The Face of a Stranger, by Anne Perry

>> Thursday, February 15, 2007

I've been reading Anne Perry for years and years... since I was in high school, actually, since I remember borrowing some of her books from the library there. And because I started reading her long before the Internet came along, I didn't pay much attention to the order of her books. I'd read whichever title I came accross, whether it was part of the Pitt series or the Monk series, and whether it was an early or a late entry in whichever series it belonged to.

The book I've just finished, The Face of a Stranger, is actually the first in one of those series, the one featuring policeman William Monk and Hester Latterly. I've read the 8 books that come after it (though not in order), but I'd never had the chance to read the first one, the one which started it all.

book coverHis name, they tell him, is William Monk, and he is a London police detective. But the accident that felled him has left him with only half a life; his memory and his entire past have vanished.

Trying as best he can to hide that fact, Monk returns to work and finds himself assigned to the brutal murder of the Honorable Joscelin Grey, Crimean war hero and popular man about town, in his rooms in fashionable Mecklenburg Square. The exalted status of the victim puts any representative of the police in the precarious position of having to pry into a noble family's secrets—which in itself will be difficult for Monk, as he's forgotten his professional skills along with everything else.

But slowly the darkness begins to lighten as each new revelation leads Monk step by terrifying step to the answers he seeks but dreads to find....

The mystery plot featured here would be interesting and well-plotted enough for a B+ on its own, even if the book had an indistinct setting and anonymous detective. When you add the fascinating and vivid setting, plus the intriguing issues facing Monk, this bumps my grade up to an A-.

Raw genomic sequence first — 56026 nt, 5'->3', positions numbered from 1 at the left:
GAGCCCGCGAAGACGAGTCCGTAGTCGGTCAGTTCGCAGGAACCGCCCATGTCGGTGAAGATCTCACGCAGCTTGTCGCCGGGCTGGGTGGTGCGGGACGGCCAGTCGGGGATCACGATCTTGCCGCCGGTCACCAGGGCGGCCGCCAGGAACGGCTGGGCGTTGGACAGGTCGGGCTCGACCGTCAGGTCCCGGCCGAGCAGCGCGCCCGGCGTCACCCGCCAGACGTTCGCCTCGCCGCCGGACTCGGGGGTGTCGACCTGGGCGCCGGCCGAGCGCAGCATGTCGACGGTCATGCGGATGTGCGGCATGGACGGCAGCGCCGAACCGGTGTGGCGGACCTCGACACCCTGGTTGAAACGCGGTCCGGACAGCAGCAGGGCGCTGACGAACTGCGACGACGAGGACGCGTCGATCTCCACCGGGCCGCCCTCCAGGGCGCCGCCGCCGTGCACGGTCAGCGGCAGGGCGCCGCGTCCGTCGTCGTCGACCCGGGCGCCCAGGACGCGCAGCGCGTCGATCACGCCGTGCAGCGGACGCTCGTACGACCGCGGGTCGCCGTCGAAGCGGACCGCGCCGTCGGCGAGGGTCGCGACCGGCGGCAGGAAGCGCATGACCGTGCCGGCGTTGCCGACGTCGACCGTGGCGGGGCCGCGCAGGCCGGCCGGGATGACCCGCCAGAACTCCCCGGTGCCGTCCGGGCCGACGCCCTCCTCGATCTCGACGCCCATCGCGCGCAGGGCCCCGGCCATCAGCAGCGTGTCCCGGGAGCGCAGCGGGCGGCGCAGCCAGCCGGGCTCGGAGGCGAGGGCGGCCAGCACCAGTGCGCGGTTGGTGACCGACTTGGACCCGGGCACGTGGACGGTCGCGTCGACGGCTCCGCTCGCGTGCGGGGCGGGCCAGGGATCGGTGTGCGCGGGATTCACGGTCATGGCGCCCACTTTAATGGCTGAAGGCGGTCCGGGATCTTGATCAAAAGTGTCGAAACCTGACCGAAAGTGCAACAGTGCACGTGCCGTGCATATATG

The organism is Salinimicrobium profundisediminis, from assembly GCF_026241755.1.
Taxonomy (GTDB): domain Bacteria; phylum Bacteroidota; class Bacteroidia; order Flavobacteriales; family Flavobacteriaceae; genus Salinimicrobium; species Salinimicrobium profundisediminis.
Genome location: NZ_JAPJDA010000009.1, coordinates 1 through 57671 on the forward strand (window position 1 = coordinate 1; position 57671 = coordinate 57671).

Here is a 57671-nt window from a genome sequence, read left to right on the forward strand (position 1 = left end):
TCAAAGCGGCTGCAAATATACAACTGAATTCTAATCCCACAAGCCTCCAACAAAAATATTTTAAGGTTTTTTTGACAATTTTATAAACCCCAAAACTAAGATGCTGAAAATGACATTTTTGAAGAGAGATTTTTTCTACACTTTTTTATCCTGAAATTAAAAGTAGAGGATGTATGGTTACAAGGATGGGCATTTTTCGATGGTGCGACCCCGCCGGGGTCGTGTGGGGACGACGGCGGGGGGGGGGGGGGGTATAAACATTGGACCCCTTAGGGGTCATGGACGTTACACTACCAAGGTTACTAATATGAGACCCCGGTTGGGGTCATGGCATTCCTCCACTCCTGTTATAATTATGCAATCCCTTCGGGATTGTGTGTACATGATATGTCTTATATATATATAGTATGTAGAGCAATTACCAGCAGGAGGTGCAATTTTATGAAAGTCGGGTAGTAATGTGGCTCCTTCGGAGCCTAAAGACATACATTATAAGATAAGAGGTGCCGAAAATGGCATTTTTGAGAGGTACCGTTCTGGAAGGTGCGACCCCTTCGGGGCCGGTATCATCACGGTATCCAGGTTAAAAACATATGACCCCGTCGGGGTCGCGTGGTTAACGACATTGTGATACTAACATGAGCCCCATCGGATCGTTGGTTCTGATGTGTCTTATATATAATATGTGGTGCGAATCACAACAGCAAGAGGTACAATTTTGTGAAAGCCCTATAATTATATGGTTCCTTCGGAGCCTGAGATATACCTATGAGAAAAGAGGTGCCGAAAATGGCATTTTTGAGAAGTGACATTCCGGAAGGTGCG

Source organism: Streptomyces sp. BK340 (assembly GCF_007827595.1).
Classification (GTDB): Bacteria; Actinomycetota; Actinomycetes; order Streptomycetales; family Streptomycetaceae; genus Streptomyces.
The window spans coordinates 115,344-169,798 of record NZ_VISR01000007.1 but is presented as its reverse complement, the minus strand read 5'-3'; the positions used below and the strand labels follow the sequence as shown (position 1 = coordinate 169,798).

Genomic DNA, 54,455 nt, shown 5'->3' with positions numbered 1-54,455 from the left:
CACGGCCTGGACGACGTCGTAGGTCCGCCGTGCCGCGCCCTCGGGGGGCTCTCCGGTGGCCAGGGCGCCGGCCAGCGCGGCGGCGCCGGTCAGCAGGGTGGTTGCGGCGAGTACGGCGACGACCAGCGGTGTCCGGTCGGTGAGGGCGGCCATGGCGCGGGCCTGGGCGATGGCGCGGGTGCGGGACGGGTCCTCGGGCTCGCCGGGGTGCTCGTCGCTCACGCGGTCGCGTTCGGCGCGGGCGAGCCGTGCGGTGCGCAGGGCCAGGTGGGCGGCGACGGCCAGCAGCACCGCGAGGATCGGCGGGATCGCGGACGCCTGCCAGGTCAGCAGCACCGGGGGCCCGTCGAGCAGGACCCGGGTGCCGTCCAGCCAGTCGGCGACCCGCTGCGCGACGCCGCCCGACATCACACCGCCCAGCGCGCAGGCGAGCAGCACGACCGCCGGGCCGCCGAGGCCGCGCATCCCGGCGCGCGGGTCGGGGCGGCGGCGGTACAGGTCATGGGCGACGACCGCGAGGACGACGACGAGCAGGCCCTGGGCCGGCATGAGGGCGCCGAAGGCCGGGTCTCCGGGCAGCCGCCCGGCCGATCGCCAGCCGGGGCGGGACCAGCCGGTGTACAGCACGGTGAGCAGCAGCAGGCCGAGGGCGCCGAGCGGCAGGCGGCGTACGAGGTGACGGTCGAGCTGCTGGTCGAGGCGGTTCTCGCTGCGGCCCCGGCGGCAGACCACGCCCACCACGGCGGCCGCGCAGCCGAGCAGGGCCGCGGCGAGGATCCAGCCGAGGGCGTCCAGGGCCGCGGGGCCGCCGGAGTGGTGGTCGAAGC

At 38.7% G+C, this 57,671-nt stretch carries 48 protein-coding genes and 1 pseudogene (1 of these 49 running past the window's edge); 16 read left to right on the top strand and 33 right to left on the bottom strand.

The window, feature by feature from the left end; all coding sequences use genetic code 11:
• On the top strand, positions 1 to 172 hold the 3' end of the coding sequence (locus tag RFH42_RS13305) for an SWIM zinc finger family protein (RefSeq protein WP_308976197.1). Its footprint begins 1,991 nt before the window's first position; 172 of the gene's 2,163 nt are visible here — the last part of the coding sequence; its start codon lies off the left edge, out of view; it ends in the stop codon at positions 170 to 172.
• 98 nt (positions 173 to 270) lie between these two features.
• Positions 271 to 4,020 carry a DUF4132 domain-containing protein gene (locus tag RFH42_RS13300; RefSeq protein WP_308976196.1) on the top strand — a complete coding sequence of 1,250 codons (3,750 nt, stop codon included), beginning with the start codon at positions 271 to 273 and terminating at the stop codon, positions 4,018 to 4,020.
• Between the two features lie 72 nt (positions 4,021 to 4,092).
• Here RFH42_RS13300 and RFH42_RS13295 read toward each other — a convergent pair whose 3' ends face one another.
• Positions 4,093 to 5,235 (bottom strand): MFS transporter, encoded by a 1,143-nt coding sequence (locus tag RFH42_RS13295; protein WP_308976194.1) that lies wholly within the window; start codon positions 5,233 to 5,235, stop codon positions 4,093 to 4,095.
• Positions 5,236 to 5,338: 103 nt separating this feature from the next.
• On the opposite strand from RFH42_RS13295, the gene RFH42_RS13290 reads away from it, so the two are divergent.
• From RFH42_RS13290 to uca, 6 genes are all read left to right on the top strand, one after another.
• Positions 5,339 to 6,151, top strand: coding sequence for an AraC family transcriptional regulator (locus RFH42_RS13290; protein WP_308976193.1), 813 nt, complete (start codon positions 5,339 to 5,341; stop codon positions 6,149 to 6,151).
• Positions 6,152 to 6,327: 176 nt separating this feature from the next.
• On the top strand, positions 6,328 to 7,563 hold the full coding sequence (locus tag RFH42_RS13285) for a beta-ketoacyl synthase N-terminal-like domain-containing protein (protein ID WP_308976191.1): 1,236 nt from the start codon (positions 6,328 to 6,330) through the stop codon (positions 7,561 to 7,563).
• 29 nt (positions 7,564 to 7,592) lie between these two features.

When police detective William Monk wakes up in a London hospital, he has no memory. He doesn't remember even his name, much less that he's a detective. Quickly realizing that admitting anything might place him in a vulnerable position and lose him his job, his only way of earning a living, Monk tries to conceal his amnesia.

But it's not easy, because as soon as he's physically healed, his boss sets him to investigate the murder of a man named Joscelin Grey, a Crimean War veteran. It's a complicated case, and not just because Monk has no memory of investigative techniques and wouldn't recognize one of his contacts if he bumped into him on the streets. Grey has been dead for weeks now, so the trail is cold, and he's part of the aristocracy, brother of an Earl, which means any questioning of his peers has to be done veeeery delicately. And when it starts looking as if the murderer must have been someone very close to Grey, Monk starts suspecting that his boss is setting him up for a fall.

As I mentioned above, the mystery of who killed Joscelin Grey is solid enough to make the book work on its own. Reading so much romance I've more or less got used to suspense or mystery subplots that are either shoddily plotted or so insubstatial that they are simply an excuse to get the hero and heroine together, and so reading a mystery like this one is a treat. The case is interesting (when I put the book down, I found myself wondering what might have happened and thinking up theories) and the pacing is superb, with the clues revealed slowly and carefully. And best of all, when the truth is finally revealed, it's one that feels right. When you look back at the book, there are plenty of indications of what might have happened, and everything clicks perfectly.